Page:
The 2013 NFL Draft is shaping up much differently than the 2012 NFL Draft. Last season, Andrew Luck established himself as the clear cut first overall selection very early on, even if the Indianapolis Colts approached the process of evaluating him and Robert Griffin III with an open mind. This year, no prospect has really set himself apart from the field as the top pick, and the quarterback class isn't as top-heavy, leaving uncertainty at the top of the draft board. That being the case, "safe" picks can become very attractive, which opens the door for Texas A&M left tackle Luke Joeckel to slip in and go first overall in the 2013 NFL Draft.
Luke Joeckel of Texas A&M is a prototypical left tackle prospect. He's tall (6'6"), athletic and has quick feet, which will allow him to deal with some of the freak athletes playing defensive end in the NFL. He could do a better job of keeping his hands inside in pass protection, but that's something that can be corrected pretty easily. Luke Joeckel isn't an overpowering run blocker, but many of the best left tackles in the NFL aren't. In a quarterback-driven league, one of the most important things a team can do is protect that quarterback's blind side.
With West Virginia quarterback Geno Smith being bandied about as a potential No. 1 overall selection, sometimes the discussion can turn into a "chicken or the egg" argument. Should the Kansas City Chiefs be looking to take their quarterback of the future or should they build the rest of the team so that when they do find the right quarterback, he can thrive with talent around him?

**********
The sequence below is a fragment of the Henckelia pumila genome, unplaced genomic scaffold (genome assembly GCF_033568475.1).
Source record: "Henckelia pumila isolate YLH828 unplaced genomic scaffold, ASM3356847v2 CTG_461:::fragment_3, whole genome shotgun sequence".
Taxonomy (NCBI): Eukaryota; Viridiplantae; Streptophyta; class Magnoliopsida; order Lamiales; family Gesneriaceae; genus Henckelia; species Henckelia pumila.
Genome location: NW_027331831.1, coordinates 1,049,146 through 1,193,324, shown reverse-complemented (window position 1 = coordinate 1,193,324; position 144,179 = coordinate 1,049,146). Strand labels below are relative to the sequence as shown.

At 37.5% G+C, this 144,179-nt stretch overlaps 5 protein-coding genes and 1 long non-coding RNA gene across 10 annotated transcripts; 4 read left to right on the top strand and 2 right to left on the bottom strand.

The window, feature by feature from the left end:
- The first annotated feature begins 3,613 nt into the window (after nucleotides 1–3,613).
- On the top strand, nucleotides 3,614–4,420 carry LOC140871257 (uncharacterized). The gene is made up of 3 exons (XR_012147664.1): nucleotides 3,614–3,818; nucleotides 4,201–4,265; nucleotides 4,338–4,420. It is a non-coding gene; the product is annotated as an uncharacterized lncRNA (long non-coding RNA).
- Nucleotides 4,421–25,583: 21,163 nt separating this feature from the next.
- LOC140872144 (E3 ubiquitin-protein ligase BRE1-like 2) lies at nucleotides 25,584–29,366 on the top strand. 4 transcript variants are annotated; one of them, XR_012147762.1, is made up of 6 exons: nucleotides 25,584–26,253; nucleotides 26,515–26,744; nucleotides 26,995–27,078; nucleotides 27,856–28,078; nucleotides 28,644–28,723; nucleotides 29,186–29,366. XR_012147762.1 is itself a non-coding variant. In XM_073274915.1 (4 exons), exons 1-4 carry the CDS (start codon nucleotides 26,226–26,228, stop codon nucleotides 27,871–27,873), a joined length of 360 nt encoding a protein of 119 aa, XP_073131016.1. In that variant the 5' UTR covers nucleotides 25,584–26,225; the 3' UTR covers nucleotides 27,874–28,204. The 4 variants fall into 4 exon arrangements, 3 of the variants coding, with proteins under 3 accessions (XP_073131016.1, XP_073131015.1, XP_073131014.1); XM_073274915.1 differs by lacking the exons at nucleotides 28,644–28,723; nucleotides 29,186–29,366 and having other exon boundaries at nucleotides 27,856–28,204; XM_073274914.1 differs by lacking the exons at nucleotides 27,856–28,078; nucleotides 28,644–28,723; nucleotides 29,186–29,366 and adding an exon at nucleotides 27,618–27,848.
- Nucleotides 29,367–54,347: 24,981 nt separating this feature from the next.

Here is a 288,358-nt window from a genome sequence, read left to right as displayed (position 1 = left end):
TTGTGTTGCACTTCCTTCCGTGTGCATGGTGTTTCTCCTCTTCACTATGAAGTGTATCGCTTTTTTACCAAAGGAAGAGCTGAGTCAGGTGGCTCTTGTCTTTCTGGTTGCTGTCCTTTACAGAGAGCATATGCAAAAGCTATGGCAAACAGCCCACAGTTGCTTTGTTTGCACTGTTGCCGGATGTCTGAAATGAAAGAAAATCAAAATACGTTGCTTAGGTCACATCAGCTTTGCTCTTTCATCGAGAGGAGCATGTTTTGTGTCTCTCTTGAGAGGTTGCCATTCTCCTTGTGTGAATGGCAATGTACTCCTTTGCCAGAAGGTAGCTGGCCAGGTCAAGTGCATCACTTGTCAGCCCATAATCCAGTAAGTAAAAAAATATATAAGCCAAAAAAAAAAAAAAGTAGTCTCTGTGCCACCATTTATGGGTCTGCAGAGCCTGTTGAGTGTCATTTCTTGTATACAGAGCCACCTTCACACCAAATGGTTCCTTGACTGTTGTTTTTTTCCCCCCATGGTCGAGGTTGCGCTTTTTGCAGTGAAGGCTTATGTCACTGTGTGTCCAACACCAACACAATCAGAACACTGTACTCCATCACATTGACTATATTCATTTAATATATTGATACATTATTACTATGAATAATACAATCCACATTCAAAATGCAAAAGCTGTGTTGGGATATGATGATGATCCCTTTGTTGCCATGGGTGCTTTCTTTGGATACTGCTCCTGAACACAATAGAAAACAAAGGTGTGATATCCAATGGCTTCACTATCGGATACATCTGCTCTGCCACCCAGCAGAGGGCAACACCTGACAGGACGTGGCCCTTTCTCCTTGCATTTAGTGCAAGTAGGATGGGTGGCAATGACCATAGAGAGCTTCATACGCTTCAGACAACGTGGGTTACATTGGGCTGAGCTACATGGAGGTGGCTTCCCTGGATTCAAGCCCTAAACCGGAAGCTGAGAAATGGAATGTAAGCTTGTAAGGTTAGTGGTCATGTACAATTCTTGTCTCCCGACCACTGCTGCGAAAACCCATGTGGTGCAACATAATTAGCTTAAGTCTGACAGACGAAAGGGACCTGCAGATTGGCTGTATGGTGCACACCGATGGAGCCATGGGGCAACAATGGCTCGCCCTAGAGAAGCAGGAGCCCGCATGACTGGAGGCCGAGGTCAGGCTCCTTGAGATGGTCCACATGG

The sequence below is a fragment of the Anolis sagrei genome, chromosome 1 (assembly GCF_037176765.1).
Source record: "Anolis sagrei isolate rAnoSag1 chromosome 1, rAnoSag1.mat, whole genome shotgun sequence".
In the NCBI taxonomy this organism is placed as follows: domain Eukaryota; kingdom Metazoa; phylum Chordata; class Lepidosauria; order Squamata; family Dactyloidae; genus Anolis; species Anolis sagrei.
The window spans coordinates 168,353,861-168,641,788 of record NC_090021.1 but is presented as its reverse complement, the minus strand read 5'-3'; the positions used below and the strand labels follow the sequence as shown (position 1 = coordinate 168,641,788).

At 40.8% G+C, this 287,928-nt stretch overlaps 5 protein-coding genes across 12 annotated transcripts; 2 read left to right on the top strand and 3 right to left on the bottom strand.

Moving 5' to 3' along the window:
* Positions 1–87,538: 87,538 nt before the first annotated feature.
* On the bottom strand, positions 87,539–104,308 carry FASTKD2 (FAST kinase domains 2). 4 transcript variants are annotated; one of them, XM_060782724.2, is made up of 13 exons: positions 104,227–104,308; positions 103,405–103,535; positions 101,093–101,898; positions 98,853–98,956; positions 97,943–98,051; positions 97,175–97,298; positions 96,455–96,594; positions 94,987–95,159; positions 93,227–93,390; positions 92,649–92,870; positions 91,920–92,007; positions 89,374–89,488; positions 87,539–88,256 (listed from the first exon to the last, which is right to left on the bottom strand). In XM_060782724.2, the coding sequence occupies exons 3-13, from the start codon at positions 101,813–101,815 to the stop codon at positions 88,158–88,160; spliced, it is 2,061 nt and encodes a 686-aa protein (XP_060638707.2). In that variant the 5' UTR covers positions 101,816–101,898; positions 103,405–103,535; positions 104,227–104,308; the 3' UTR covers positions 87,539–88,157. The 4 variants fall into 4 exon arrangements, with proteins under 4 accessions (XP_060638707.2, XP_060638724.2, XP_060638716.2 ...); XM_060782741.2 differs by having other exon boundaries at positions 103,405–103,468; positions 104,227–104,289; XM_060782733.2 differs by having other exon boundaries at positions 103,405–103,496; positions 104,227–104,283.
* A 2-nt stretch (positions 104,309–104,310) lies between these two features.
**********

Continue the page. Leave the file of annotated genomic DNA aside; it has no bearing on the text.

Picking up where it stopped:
The real answer is neither. The Chiefs shouldn't be looking for anything other than the best player available: the player that moves them closer to becoming a contending team, while also evaluating if this player could potentially be a bust. Just as the Indianapolis Colts did a year ago, the chiefs can't go into the evaluation process dead set on a specific player or even a specific position. Sure, the player needs to be at one of the commodity positions, but don't limit yourself to taking a quarterback because you're picking first overall.
Taking that approach, Luke Joeckel stands out as the right choice. It's not the sexy pick, but it's a solid choice at an important position and one that is unlikely to totally backfire. Sure Geno Smith posted some gaudy numbers over the course of the season, but his performances against two of the better defenses he faced – Texas Tech and Kansas State – left a whole lot to be desired. Throwing him into a Chiefs offense that would lean on him to be make plays, and taking him out of the very quarterback friendly system of Dana Holgorsen could be disastrous.
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